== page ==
During the coronavirus pandemic, parents and caretakers of young people have encountered the new challenge of supporting remote learning. Many have a newfound appreciation for the dedication, talent, and skill that their child’s teacher brings to the classroom each day. It’s almost like learning to be a teacher in addition to all of their other responsibilities.
The University of Oregon has made available proven teaching tools to help with the transition.
Below are teaching resources, most of which are provided by the UO’s top-ranked College of Education in partnership with federal agencies. These are evidence-based learning tools developed in partnership with federal research universities. The university hopes they are useful for those now practicing schooling-at-home.
Math resources for preschoolers/kindergartners ($0.99 iPad app)
KinderTEK grew out of research funded by the U.S. Department of Education and conducted by the UO’s Center on Teaching & Learning. It is only available for iPads and helps students age 3-8 learn important preschool/kindergarten-level math skills and is available in the Apple App Store. It teaches math through thoughtful sequencing and research-based instructional practices. For more information, visit the KinderTEK website.
Math education gaming for students in kindergarten through second grade ($0.99 app)
NumberShire teaches kindergarten through 2nd grade students concepts that are critical for math proficiency. The program uses an engaging storyline set in a Renaissance-themed village with unique characters, narrative goals and visual rewards. NumberShire is focused on critical whole number concepts and aligned with Common Core State Standards. The home version of the NumberShire app for the iPad is now available for 99 cents in the Apple App Store. Parents can also access a web-based version of the classroom edition for free by contacting developers at firstname.lastname@example.org and requesting an account. For more information, visit the NumberShire website. NumberShire has its origins in research funded by the U.S. Department of Education.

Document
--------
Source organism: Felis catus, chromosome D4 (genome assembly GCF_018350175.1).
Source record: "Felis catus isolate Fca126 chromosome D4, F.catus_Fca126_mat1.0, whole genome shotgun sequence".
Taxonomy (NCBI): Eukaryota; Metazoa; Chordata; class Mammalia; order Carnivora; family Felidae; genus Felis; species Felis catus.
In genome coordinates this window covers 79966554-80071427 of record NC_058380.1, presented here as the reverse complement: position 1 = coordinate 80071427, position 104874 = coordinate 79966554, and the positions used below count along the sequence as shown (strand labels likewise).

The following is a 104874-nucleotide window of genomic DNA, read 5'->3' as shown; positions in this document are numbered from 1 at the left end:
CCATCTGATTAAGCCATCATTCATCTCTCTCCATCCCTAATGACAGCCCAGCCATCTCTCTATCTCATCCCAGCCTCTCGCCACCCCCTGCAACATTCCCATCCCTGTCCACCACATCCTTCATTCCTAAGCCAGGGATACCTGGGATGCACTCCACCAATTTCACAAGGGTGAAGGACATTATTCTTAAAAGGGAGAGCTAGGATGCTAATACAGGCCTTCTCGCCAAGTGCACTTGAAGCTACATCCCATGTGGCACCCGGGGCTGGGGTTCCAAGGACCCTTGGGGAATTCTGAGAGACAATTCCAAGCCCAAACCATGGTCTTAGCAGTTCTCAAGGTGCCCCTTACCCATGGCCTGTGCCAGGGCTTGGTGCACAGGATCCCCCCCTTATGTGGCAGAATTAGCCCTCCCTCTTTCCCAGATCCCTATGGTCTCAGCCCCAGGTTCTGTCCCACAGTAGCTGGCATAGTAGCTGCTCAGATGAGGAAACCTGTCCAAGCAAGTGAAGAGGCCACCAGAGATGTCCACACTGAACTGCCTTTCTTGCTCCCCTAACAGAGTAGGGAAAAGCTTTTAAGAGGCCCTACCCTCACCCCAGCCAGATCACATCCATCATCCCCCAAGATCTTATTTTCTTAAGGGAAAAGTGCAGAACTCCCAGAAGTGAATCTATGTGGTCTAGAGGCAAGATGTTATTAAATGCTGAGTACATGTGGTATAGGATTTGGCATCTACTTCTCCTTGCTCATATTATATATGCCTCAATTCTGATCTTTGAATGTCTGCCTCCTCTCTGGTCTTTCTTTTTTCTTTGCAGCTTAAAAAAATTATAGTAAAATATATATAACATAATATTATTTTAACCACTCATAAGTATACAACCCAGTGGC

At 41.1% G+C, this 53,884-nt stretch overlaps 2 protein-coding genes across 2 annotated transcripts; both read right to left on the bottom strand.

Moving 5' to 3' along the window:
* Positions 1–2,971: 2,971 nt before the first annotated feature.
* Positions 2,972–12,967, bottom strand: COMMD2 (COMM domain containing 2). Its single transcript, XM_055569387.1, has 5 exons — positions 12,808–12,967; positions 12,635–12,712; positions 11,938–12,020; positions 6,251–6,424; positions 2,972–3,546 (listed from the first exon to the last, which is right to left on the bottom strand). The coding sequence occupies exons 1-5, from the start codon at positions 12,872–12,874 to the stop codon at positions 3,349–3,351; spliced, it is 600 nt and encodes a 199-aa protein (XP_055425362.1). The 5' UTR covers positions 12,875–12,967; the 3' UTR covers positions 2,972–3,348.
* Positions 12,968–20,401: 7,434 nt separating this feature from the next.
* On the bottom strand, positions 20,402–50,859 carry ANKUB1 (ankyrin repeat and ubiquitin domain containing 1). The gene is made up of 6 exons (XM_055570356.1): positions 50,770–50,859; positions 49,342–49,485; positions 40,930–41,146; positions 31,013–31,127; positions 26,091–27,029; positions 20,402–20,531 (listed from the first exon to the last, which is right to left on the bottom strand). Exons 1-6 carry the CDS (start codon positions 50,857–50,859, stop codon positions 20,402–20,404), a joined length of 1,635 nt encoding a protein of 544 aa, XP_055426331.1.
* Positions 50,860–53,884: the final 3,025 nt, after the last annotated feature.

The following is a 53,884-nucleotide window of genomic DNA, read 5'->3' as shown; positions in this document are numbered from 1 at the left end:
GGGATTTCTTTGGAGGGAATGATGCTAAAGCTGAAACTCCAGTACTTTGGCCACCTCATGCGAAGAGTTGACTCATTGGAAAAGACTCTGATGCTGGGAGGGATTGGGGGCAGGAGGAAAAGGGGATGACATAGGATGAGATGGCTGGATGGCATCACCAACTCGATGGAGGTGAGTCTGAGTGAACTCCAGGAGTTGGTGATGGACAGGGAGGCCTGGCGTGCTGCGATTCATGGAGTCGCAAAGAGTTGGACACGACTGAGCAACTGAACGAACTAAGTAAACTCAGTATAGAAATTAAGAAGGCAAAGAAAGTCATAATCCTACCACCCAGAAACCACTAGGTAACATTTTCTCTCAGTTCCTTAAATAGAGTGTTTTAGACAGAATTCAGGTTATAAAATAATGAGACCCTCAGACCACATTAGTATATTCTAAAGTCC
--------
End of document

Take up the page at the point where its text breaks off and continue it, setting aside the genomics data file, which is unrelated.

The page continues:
Online science activities ESCOLAR, which stands for Effective Scholastic Curriculum for Online Learning and Academic Results, can help boost the science learning of middle school students – including those with learning disabilities.
ESCOLAR is different from other online science modules because it was created for a digital environment and it is aligned to Next Generation Science Standards. Units last 12-20 weeks and are divided into the areas of life sciences, physical sciences, earth and space sciences, and foundational skills. Developers will soon begin releasing ESCOLAR units in Spanish. Parents can easily access the units after setting up free accounts. Learn more on the ESCOLAR website. ESCOLAR was originally designed with a National Science Foundation grant.
Online research skills SOAR, short for Strategies for Online Academic Research, has been shown in research studies funded by the US Department of Education to help middle school students – including students with learning disabilities – learn how to search for, evaluate, and use appropriate online information. Parents can easily access the SOAR curriculum after setting up free accounts. Lessons show how to use search engines effectively, how to ask the right questions and choose the right search words; how to distinguish governmental, nonprofit and other noncommercial sites; and how to evaluate the reliability of the information they are finding. Learn more on the SOAR website.
Positive behavioral intervention for K-12 at home Parents can apply some of the principles of the Positive Behavioral Interventions and Supports, a nationally-renowned program started at the University of Oregon and used throughout the country, to their own home learning environment with a newly released behavioral intervention app called Be+ that’s been available for free since September in the Google Play store and was just released in the Apple App Store. Parents can use the Be+ app to practice the kinds of positive reinforcement at home that have shown to be effective in classrooms as it has been used in more than 25,000 schools in 50 states and 20 countries to help improve student outcomes. For more information, visit the program's website. The U.S. Department of Education’s Institute of Education Sciences is the university’s longtime partner in advancing this work.
Neuroscience resources for kids of all ages To help children learn about how their brains work, the UO has developed a collection of resources for parents and educators seeking neuroscience guides and lessons for kids. Intended as the basis for a neuroscience-for-kids website, the resources have been compiled in a Google spreadsheet that’s available to everyone.
More information about these tools can be found in this Around the O article.